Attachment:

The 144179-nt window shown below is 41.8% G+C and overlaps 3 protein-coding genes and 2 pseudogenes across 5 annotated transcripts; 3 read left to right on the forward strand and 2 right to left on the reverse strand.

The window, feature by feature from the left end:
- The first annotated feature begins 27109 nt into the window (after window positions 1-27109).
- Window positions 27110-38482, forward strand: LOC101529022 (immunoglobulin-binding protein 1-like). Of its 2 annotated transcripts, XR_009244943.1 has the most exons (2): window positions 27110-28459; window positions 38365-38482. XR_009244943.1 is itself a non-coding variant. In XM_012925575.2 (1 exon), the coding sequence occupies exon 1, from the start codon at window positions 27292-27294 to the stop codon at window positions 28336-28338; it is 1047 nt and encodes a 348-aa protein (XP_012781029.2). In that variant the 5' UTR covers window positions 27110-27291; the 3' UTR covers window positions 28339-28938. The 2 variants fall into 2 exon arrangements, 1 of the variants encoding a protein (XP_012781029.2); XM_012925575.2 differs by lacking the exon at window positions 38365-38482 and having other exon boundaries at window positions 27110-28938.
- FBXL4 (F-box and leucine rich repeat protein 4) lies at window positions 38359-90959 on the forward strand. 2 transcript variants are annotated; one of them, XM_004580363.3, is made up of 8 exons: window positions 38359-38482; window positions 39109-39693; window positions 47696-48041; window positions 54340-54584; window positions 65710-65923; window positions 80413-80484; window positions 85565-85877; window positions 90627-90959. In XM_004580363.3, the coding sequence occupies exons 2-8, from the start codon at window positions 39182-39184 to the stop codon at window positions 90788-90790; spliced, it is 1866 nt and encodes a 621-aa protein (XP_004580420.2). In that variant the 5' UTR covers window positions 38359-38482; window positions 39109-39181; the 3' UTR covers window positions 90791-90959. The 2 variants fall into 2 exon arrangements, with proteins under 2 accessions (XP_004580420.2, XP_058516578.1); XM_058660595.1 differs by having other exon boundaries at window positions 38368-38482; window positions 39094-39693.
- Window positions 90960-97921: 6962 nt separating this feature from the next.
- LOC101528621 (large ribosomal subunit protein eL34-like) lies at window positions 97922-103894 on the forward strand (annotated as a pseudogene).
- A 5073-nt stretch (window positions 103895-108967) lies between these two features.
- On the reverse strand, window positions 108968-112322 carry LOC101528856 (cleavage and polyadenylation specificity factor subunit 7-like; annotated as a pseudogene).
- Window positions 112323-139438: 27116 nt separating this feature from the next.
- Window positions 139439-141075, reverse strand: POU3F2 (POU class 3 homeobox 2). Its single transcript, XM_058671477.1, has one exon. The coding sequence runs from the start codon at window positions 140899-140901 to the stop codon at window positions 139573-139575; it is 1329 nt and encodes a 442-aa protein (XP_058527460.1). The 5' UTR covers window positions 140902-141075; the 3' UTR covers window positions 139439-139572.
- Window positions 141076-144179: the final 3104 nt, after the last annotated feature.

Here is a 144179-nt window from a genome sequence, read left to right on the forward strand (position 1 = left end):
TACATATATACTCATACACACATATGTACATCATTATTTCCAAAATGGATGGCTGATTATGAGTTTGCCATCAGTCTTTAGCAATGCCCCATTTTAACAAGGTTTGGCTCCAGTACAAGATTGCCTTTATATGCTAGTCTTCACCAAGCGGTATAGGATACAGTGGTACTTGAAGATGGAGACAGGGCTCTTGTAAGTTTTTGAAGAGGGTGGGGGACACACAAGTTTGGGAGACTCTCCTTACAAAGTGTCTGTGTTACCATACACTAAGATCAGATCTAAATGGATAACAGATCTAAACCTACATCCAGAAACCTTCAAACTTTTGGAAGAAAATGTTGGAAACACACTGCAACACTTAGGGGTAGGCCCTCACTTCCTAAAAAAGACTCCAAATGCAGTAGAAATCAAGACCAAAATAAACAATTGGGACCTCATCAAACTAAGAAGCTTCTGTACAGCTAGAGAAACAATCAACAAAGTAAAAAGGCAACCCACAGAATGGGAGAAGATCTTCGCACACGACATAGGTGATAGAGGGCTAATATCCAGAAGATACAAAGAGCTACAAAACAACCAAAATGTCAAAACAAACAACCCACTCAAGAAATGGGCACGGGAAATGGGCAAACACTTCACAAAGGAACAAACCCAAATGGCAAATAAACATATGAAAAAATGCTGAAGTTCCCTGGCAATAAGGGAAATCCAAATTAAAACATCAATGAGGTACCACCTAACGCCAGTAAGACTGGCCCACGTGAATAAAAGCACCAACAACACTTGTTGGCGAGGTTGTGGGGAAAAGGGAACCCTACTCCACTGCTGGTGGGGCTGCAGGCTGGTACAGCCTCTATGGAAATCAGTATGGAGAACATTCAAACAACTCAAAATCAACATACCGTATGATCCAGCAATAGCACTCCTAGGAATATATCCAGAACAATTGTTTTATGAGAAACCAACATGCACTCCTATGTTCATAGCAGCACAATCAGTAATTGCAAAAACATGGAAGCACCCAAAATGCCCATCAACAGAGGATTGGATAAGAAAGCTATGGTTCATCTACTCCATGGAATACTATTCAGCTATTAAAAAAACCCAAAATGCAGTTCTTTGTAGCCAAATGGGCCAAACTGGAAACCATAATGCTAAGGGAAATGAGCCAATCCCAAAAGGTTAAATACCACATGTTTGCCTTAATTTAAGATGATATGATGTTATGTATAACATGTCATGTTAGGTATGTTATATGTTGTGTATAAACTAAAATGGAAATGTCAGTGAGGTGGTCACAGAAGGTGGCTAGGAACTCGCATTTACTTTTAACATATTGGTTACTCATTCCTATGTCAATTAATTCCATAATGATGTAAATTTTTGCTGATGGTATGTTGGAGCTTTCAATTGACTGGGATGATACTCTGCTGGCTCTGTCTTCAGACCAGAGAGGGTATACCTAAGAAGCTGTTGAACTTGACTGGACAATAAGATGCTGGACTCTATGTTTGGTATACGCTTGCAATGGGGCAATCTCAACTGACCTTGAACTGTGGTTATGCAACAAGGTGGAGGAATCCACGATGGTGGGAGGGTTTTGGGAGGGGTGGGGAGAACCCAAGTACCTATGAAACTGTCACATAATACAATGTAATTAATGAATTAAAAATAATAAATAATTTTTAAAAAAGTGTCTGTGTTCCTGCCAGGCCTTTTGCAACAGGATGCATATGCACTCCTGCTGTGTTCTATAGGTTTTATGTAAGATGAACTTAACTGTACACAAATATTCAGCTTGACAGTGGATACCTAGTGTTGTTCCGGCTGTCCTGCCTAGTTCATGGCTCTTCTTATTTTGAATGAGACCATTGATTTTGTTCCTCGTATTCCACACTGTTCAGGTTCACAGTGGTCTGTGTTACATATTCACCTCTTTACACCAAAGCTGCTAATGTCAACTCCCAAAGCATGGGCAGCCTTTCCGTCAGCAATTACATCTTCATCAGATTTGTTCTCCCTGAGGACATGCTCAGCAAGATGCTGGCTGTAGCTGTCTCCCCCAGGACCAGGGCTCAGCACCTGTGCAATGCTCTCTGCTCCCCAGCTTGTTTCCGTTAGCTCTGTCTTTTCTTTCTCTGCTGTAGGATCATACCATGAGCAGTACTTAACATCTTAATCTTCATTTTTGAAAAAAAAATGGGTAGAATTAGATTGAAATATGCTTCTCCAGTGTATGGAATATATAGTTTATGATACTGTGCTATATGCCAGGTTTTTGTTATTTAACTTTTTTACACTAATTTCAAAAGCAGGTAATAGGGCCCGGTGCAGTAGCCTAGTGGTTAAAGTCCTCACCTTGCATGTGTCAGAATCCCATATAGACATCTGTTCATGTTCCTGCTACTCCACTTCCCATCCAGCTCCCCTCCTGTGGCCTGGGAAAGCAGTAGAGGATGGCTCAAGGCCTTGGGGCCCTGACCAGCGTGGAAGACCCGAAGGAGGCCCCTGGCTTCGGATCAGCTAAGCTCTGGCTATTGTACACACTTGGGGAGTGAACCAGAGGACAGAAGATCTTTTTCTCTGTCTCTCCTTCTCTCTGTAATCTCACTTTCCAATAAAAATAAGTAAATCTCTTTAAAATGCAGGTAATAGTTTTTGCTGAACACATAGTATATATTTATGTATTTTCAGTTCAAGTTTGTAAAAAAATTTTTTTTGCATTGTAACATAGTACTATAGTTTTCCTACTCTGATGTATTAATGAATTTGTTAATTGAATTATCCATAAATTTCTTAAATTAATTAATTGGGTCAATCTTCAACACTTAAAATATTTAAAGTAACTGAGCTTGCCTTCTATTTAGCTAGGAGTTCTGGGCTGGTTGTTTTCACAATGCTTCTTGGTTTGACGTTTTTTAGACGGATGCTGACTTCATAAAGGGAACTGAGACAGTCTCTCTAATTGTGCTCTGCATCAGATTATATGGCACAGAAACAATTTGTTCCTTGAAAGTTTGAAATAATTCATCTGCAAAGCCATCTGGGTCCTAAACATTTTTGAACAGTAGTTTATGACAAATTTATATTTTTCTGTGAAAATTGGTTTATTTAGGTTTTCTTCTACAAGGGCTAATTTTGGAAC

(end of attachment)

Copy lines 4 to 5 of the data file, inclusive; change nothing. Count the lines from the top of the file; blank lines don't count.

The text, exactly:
- Window positions 27110-38482, forward strand: LOC101529022 (immunoglobulin-binding protein 1-like). Of its 2 annotated transcripts, XR_009244943.1 has the most exons (2): window positions 27110-28459; window positions 38365-38482. XR_009244943.1 is itself a non-coding variant. In XM_012925575.2 (1 exon), the coding sequence occupies exon 1, from the start codon at window positions 27292-27294 to the stop codon at window positions 28336-28338; it is 1047 nt and encodes a 348-aa protein (XP_012781029.2). In that variant the 5' UTR covers window positions 27110-27291; the 3' UTR covers window positions 28339-28938. The 2 variants fall into 2 exon arrangements, 1 of the variants encoding a protein (XP_012781029.2); XM_012925575.2 differs by lacking the exon at window positions 38365-38482 and having other exon boundaries at window positions 27110-28938.
- FBXL4 (F-box and leucine rich repeat protein 4) lies at window positions 38359-90959 on the forward strand. 2 transcript variants are annotated; one of them, XM_004580363.3, is made up of 8 exons: window positions 38359-38482; window positions 39109-39693; window positions 47696-48041; window positions 54340-54584; window positions 65710-65923; window positions 80413-80484; window positions 85565-85877; window positions 90627-90959. In XM_004580363.3, the coding sequence occupies exons 2-8, from the start codon at window positions 39182-39184 to the stop codon at window positions 90788-90790; spliced, it is 1866 nt and encodes a 621-aa protein (XP_004580420.2). In that variant the 5' UTR covers window positions 38359-38482; window positions 39109-39181; the 3' UTR covers window positions 90791-90959. The 2 variants fall into 2 exon arrangements, with proteins under 2 accessions (XP_004580420.2, XP_058516578.1); XM_058660595.1 differs by having other exon boundaries at window positions 38368-38482; window positions 39094-39693.